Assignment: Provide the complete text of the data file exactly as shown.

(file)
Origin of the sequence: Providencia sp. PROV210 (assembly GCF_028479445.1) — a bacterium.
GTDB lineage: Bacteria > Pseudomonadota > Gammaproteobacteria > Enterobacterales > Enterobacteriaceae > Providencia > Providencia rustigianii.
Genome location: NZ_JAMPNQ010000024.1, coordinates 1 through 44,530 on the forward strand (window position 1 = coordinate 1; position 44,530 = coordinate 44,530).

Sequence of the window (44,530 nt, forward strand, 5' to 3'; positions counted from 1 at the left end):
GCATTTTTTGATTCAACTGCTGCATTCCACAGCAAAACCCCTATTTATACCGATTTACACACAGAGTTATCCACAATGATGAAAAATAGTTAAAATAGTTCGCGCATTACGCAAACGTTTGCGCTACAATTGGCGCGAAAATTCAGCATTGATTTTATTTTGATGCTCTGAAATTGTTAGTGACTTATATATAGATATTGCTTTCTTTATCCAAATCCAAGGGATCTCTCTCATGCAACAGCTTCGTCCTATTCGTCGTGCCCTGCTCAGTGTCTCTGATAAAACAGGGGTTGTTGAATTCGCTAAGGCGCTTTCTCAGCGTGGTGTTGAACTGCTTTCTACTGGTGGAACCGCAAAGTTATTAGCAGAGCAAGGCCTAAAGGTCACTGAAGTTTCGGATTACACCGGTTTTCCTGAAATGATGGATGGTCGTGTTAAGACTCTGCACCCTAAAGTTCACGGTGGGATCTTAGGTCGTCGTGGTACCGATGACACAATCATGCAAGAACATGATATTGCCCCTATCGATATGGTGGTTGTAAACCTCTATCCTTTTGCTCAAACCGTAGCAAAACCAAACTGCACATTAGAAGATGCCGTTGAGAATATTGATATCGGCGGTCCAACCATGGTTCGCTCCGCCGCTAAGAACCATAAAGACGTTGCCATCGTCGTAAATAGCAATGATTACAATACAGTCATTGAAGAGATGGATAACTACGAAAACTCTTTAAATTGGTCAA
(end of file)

Origin of the sequence: Providencia sp. PROV210 (assembly GCF_028479445.1) — a bacterium.
GTDB lineage: Bacteria > Pseudomonadota > Gammaproteobacteria > Enterobacterales > Enterobacteriaceae > Providencia > Providencia rustigianii.
Genome location: NZ_JAMPNQ010000024.1, coordinates 1 through 44,530 on the forward strand (window position 1 = coordinate 1; position 44,530 = coordinate 44,530).

Sequence of the window (44,530 nt, forward strand, 5' to 3'; positions counted from 1 at the left end):
GCATTTTTTGATTCAACTGCTGCATTCCACAGCAAAACCCCTATTTATACCGATTTACACACAGAGTTATCCACAATGATGAAAAATAGTTAAAATAGTTCGCGCATTACGCAAACGTTTGCGCTACAATTGGCGCGAAAATTCAGCATTGATTTTATTTTGATGCTCTGAAATTGTTAGTGACTTATATATAGATATTGCTTTCTTTATCCAAATCCAAGGGATCTCTCTCATGCAACAGCTTCGTCCTATTCGTCGTGCCCTGCTCAGTGTCTCTGATAAAACAGGGGTTGTTGAATTCGCTAAGGCGCTTTCTCAGCGTGGTGTTGAACTGCTTTCTACTGGTGGAACCGCAAAGTTATTAGCAGAGCAAGGCCTAAAGGTCACTGAAGTTTCGGATTACACCGGTTTTCCTGAAATGATGGATGGTCGTGTTAAGACTCTGCACCCTAAAGTTCACGGTGGGATCTTAGGTCGTCGTGGTACCGATGACACAATCATGCAAGAACATGATATTGCCCCTATCGATATGGTGGTTGTAAACCTCTATCCTTTTGCTCAAACCGTAGCAAAACCAAACTGCACATTAGAAGATGCCGTTGAGAATATTGATATCGGCGGTCCAACCATGGTTCGCTCCGCCGCTAAGAACCATAAAGACGTTGCCATCGTCGTAAATAGCAATGATTACAATACAGTCATTGAAGAGATGGATAACTACGAAAACTCTTTAAATTGGTCAA